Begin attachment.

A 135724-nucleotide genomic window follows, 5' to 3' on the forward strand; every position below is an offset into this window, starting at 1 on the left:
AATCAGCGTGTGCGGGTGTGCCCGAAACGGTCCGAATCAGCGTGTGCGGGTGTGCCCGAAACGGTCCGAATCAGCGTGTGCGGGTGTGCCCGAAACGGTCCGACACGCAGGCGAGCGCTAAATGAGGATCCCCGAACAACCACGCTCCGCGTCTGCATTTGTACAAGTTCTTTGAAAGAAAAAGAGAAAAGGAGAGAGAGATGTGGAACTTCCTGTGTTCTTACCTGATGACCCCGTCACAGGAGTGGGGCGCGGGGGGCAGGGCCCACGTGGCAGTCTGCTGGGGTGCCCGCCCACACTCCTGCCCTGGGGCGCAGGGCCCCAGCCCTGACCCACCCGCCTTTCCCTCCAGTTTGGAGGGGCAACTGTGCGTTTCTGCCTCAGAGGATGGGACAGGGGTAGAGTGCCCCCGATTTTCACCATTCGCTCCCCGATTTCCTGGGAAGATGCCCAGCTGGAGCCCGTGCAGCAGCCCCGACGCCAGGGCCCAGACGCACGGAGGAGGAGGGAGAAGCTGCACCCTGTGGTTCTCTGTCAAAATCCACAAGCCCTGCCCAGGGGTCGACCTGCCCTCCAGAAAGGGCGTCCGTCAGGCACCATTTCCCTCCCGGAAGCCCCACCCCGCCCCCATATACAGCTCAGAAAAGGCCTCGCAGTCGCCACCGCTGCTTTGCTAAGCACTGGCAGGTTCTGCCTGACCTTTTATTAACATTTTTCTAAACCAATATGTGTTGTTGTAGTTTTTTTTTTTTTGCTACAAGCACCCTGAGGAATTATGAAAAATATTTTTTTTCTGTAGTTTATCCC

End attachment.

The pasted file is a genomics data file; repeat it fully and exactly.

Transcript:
A 135724-nucleotide genomic window follows, 5' to 3' on the forward strand; every position below is an offset into this window, starting at 1 on the left:
AATCAGCGTGTGCGGGTGTGCCCGAAACGGTCCGAATCAGCGTGTGCGGGTGTGCCCGAAACGGTCCGAATCAGCGTGTGCGGGTGTGCCCGAAACGGTCCGACACGCAGGCGAGCGCTAAATGAGGATCCCCGAACAACCACGCTCCGCGTCTGCATTTGTACAAGTTCTTTGAAAGAAAAAGAGAAAAGGAGAGAGAGATGTGGAACTTCCTGTGTTCTTACCTGATGACCCCGTCACAGGAGTGGGGCGCGGGGGGCAGGGCCCACGTGGCAGTCTGCTGGGGTGCCCGCCCACACTCCTGCCCTGGGGCGCAGGGCCCCAGCCCTGACCCACCCGCCTTTCCCTCCAGTTTGGAGGGGCAACTGTGCGTTTCTGCCTCAGAGGATGGGACAGGGGTAGAGTGCCCCCGATTTTCACCATTCGCTCCCCGATTTCCTGGGAAGATGCCCAGCTGGAGCCCGTGCAGCAGCCCCGACGCCAGGGCCCAGACGCACGGAGGAGGAGGGAGAAGCTGCACCCTGTGGTTCTCTGTCAAAATCCACAAGCCCTGCCCAGGGGTCGACCTGCCCTCCAGAAAGGGCGTCCGTCAGGCACCATTTCCCTCCCGGAAGCCCCACCCCGCCCCCATATACAGCTCAGAAAAGGCCTCGCAGTCGCCACCGCTGCTTTGCTAAGCACTGGCAGGTTCTGCCTGACCTTTTATTAACATTTTTCTAAACCAATATGTGTTGTTGTAGTTTTTTTTTTTTTGCTACAAGCACCCTGAGGAATTATGAAAAATATTTTTTTTCTGTAGTTTATCCC